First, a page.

As code changes, documentation becomes stale over time.

This happens at big companies.
This happens at small companies.
Unlike code, documentation is not compiled or tested.
The code is executed. If the code execution fails or produces incorrect results, it is fixed with much higher urgency.

Too much documentation, like too many tests, is a bad idea. It slows down engineers who might not be well-versed in composing English proses. Further, if documentation is say about 90% accurate, it is useless for onboarding or training new engineers, as they won’t know what 10% portion is incorrect.

What’s a better approach?

  1. Minimize documentation – Like tests, write documentation along the axis of minimum change. Provide the overarching overview of the system. But don’t specify the database schema in the documentation, link to the code instead. Similarly, don’t specify precise tools like pip or yarn either as these tools keep evolving. Just link to the correct command file like Makefile or package.json. If the link fails to resolve, it would be an immediate indicator that documentation is obsolete.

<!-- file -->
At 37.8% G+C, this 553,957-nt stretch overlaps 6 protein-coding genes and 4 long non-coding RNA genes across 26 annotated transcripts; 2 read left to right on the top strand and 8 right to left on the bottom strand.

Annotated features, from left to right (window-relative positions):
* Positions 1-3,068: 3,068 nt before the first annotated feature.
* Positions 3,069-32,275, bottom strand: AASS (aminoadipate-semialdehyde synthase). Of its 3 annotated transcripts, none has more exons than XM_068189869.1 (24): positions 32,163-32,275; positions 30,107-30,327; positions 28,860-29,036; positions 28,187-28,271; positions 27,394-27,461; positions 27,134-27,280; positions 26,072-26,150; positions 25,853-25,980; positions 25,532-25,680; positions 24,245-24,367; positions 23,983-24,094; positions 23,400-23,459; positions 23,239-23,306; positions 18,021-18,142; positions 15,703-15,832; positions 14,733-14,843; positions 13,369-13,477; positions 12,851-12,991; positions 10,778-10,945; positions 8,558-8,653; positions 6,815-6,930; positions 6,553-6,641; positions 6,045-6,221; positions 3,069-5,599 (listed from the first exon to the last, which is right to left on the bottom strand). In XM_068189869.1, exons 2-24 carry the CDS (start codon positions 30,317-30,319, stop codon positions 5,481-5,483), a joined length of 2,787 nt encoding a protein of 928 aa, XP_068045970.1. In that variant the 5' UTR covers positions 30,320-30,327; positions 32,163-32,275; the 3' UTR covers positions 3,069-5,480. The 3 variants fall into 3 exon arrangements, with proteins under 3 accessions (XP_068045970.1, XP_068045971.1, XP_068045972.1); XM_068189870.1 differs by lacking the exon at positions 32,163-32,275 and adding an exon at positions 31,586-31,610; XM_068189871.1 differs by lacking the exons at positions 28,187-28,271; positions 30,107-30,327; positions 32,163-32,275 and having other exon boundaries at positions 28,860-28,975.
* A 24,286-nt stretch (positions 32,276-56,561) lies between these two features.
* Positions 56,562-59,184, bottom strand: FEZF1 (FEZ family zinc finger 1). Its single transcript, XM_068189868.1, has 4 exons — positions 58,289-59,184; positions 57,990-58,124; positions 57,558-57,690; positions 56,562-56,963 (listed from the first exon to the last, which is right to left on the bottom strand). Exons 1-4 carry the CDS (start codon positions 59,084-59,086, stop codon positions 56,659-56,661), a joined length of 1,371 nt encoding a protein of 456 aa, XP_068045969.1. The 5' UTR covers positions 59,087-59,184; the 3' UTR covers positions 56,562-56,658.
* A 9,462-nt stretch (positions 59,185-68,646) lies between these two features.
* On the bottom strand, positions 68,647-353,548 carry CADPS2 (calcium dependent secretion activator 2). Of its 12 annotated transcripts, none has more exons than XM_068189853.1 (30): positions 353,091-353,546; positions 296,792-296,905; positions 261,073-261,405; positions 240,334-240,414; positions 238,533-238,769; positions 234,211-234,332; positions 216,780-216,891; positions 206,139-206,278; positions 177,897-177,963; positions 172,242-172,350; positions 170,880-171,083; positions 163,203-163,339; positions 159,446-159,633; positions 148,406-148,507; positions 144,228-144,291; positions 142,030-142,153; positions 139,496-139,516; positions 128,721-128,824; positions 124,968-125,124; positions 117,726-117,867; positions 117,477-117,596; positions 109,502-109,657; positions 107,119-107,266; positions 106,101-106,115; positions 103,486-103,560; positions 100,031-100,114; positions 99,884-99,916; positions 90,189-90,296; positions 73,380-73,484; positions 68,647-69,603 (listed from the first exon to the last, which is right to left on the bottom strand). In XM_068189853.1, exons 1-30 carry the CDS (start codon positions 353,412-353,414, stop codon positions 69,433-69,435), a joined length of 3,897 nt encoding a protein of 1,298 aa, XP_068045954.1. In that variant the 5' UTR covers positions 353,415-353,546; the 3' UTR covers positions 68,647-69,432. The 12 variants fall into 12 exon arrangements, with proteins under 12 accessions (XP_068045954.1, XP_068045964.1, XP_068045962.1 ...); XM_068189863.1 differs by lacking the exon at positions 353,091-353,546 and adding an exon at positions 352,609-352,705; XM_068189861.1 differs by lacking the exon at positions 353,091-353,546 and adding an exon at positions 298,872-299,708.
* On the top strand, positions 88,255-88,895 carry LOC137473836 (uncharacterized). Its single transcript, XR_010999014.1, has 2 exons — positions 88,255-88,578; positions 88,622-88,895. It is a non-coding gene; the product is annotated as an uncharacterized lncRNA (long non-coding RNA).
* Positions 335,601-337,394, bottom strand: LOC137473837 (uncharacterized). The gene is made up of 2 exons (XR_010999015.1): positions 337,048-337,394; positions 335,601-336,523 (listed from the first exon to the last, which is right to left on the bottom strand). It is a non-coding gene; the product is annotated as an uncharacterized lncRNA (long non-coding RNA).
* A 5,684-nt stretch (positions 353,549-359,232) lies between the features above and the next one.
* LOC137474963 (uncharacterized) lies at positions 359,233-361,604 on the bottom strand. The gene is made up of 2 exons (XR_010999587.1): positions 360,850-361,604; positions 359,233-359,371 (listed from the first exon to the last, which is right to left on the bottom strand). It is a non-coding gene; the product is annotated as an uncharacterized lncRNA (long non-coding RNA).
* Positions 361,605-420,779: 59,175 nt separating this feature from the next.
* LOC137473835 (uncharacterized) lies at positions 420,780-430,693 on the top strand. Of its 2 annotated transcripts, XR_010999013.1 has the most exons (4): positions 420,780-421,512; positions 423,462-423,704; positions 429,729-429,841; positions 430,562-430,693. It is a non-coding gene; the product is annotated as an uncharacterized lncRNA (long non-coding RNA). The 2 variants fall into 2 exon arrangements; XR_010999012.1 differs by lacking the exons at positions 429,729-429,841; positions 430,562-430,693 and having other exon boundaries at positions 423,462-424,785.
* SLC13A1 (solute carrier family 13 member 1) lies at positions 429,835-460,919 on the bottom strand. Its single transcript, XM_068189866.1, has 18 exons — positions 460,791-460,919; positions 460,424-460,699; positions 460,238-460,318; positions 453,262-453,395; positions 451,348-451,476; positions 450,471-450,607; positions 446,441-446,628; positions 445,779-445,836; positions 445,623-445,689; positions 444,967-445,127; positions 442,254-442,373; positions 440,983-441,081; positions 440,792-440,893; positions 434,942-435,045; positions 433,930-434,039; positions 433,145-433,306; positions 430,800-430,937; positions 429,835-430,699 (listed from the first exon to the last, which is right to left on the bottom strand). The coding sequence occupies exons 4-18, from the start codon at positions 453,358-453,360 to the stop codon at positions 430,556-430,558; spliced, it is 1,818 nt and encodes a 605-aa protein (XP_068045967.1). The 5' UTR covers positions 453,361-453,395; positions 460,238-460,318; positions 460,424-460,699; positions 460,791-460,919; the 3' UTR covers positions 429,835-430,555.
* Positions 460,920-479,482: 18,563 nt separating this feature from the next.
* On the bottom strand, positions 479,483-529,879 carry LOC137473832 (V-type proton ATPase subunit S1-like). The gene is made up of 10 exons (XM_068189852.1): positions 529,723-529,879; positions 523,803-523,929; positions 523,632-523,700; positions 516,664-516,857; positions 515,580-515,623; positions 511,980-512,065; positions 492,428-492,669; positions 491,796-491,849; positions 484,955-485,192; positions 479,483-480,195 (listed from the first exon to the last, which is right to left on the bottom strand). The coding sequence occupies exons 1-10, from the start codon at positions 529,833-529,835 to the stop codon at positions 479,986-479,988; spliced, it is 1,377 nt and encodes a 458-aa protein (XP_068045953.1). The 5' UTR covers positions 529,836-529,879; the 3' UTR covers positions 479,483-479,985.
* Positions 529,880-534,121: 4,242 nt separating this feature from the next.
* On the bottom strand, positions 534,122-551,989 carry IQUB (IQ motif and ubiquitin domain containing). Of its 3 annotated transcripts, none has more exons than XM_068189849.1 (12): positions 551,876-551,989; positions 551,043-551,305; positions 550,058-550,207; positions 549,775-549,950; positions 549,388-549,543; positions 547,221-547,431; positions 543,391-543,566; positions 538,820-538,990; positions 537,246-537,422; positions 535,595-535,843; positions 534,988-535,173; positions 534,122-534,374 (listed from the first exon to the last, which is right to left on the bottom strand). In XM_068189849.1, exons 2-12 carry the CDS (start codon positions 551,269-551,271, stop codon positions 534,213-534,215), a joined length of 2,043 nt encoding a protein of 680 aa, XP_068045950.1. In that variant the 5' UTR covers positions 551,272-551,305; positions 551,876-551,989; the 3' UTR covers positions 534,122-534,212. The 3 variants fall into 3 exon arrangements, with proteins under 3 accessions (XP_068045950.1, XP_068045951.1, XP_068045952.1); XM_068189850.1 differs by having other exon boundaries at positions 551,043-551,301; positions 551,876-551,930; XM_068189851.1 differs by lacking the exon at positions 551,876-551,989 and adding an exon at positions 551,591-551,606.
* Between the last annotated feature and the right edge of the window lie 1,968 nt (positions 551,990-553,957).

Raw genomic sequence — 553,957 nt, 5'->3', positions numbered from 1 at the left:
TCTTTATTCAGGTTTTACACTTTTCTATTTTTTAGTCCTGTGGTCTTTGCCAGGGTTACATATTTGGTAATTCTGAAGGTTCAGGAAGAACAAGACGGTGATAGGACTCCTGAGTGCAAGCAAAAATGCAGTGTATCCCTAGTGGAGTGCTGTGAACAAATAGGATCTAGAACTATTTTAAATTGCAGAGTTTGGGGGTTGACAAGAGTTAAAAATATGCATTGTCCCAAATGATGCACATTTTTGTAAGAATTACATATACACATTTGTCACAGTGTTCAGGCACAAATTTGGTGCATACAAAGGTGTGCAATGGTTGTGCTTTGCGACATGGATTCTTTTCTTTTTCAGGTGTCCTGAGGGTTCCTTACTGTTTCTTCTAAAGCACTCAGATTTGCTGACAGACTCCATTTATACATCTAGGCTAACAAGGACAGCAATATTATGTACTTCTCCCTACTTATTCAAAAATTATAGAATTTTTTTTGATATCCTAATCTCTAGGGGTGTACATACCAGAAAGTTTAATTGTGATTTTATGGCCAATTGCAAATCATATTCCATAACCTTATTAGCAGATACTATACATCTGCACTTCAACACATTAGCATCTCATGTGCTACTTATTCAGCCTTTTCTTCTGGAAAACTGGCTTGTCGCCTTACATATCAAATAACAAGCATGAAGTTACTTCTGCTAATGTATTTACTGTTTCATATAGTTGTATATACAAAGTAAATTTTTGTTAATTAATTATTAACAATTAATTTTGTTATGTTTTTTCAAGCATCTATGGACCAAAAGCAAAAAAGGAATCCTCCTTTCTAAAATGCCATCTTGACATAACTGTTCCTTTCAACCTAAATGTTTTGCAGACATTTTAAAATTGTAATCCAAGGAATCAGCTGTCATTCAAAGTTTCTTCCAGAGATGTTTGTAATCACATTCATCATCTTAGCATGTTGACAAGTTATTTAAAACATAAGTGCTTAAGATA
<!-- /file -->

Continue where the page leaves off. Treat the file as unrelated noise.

2. Automate documentation generation – Tools like pandoc, go docs and Java docs are great at generating automated documentation from the codebase. This is less likely to go stale. Even for external APIs like OpenAPI, one can automate documentation generation by adding relevant hooks directly in the codebase. For example, libraries like fizz (for Go) and swagger-autogen (for Node JS) can generate openapi.yaml and openapi.json spec directly from the code. Add a CI task to automate this generation and then the specification would never drift away from the source code.